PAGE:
(1) if you were going to an art store to purchase a painting for your living room wall, you would first use (usually) the right hemisphere of your brain--the imagination--to spot something that grabs your sense of aesthetics.

(2) This information is then funneled the the opposite hemisphere using a bundle of neurons called the corpus collosum. This allows the esthetic information to blend with prices and other mechanical particulars.

(3) You would then use the right side again to visualize how several choices would look on your living room wall, usually instinctively choosing three paintings for your comparison.

(4) And finally both brain hemispheres would get into the act as you made a choice by “comparing notes” between the two thought processes.

So you will have the information from one brain hemisphere, and information from the opposite hemisphere to interact forming a third perception. Decisions will typically be made either through domination by one hemisphere or the other, or by an equal combination of both.

Many of us have a tendency to favor either right, left or both when making decisions--and this is something that can be measured. In my practice I used a number of tests, the most comprehensive was called Brain Hemispherisity Evaluation.

This process is instinctively used by us all... probably hard-wired in our brain at birth. Fine-turning it, however, can bring about a impressive increase in perceptual ability.

Of course, there is much more to this process than I've described, but now you at least have a few of the basics.
 

 

~ ~ ~ ~ ~ ~ ~ ~  Excerpt from ~ ~ ~ ~ ~ ~ ~ ~
 

- The Weisbrod Digest of Seminars -
Problem-Solving by Formula
Carl Weisbrod, Ph.D.
 
Vol 1, Issue No. 7 ~ ~ ~ August 2001
 

~ ~ ~ ~ ~ ~ ~ ~ ~ ~ ~ ~ ~ ~ ~ ~ ~ ~ ~ ~ ~ ~ ~
The Triad, in this case, refers to the three functions of thought:
(1) The Left Brain (logical/language)
(2) The Right Brain (imagination); and...
(3) the Corpus Callosum (connection) that
blends the two types of thought together.

 

You've probably heard or read some of my allegories, which all have a triad process
embedded in the story.
 


Here's a non-allegorical example the illustrates the function of a Triad, in simple terms.

One of the things you will learn as you progress through this program is some neurology--you'll be surprised how easy it is to understand neurology.

Look at it like this, can you see how much easier it might be to understand the workings of the brain rather than the metabolic processes of the liver?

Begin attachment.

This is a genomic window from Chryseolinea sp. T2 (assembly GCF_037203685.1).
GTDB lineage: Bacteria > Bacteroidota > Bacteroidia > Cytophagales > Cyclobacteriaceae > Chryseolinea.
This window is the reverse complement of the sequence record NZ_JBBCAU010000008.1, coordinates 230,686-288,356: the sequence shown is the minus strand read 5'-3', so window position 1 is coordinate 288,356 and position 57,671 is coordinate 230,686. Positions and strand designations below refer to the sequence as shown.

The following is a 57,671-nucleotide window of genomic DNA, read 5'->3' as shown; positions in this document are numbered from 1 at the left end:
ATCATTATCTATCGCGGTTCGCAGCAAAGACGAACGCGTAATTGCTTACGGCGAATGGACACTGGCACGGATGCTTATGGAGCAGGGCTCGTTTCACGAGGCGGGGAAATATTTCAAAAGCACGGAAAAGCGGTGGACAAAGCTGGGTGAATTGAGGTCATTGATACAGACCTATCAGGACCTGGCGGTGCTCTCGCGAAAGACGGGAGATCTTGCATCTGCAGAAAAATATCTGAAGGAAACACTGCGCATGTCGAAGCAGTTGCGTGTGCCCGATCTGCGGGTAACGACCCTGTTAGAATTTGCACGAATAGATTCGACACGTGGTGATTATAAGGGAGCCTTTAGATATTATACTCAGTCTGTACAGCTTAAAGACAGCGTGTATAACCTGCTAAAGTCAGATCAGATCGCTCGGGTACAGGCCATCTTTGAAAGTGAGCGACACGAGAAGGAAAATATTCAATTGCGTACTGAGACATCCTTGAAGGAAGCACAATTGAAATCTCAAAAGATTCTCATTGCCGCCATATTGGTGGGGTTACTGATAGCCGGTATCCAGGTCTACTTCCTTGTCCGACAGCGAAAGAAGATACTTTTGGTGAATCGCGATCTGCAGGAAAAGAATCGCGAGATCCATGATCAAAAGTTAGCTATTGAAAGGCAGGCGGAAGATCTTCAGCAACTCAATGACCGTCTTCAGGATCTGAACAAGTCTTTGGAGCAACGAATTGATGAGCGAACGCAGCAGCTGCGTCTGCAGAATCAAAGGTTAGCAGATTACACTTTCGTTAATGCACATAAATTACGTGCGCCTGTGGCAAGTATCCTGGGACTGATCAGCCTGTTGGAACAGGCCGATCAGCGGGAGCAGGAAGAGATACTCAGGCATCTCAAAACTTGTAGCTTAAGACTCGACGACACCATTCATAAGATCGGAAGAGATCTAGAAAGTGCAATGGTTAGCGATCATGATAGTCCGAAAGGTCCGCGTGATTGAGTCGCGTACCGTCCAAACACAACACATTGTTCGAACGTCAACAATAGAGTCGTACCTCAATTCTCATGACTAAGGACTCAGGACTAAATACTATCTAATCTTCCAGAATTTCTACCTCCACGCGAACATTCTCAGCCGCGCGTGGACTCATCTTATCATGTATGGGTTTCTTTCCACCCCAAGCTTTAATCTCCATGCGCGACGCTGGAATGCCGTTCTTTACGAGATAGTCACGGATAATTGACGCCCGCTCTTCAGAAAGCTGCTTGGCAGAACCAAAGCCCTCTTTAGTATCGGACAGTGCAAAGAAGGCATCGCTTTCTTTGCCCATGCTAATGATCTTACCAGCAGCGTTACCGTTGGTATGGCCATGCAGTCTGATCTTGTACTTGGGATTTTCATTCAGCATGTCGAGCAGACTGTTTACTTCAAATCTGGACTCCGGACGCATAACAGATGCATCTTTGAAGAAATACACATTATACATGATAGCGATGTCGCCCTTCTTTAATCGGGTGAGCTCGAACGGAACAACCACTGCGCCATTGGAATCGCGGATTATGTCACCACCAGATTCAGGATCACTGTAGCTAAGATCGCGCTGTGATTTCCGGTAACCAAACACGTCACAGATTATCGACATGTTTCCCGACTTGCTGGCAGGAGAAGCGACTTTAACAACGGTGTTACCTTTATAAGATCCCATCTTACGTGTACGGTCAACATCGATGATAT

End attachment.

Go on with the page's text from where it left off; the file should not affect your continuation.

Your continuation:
One of the products of the brain is thought, and it's certainly easier to understand how the brain organizes and classifies, as opposed to how and why the liver converts glucose to glycogen. Let me give you a sample of a mental process that you will understand as your get into the upcoming eBooks and audio cassettes.

Years ago, I did a graduate paper on the rhythm of the standup comedian's monologue. I'll bet you thought these guys just got up in front of an audience and told jokes.

Maybe you've heard some comedians have extraordinary timing. Did you think that meant they tell jokes at just the right speed, or waited just the right time to start the next joke?  

Nope ... there's a lot more to it than that. Let me give you an example. One of the most practiced standup comedian in the world was Johnny Carson.

Here is an example of how he structured his act. Carson would purposely start out with a bland and weak joke, but the audience would offer an obligatory laugh (after all, the tickets were free).

Then he would quickly tell another, a better one, and wait for the laughter to fade through about half of its cycle, he would then tell the best of the three. As the audience roared its approval, he would put called the “spin.” It could be a word or two,
 

 

an expression--anything to extend the laughter.

He would then wait for the laughter to die out completely before starting that three-cycle again.

If the audience was slow to quiet down, he might say something like, “but seriously folks.” He needed a clean slate, so to speak, before he could start again. Carson might run this cycle three times, and then completely break up the pattern by chatting with his band leader or producer…

And then once more go back to the three pattern.

Being on a roll refers to the comics favorite experience of keeping the laughter rolling without relying on the cycle of threes. It essentially meant the audience had a collective case of the giggles, and would laugh at virtually anything--a somewhat rare and treasured occurrence. The dichotomy was called the “bomb.”

One test for a roll, by the way, is when the TV audience at home would be laughing as well as the studio audience Here's the shocker: It isn't the jokes that get the audience laughing!

If you had the opportunity to read a transcript of a monologue you could see that for yourself. The humor is primarily caused by the rhythm of the presentation.

To test part of my hypothesis, I transcribed some of Johnny Carson's monologues leaving out punch-line hints and asked some of the graduate students to mark the places they thought would be the laughter, and also guess the intensity of the laughter on a one-to-ten scale.

Statistically, their guesses were not much better than chance.

Competing with the standup comic, can you guess who else applies this three principle? Who do you think would need to control audience reaction by these principles? Can't you guess?

Politicians! …It's the politician! Just like the standup comic must get the audience to laugh at jokes that really aren't very funny, the politician must get the audience to applaud for promises that are either too expensive to be realistic, or have failed time after time with previous bureaucratic attempts.
~ ~~ ~ ~ ~ ~ ~ end of excerpt ~ ~ ~ ~ ~ ~ ~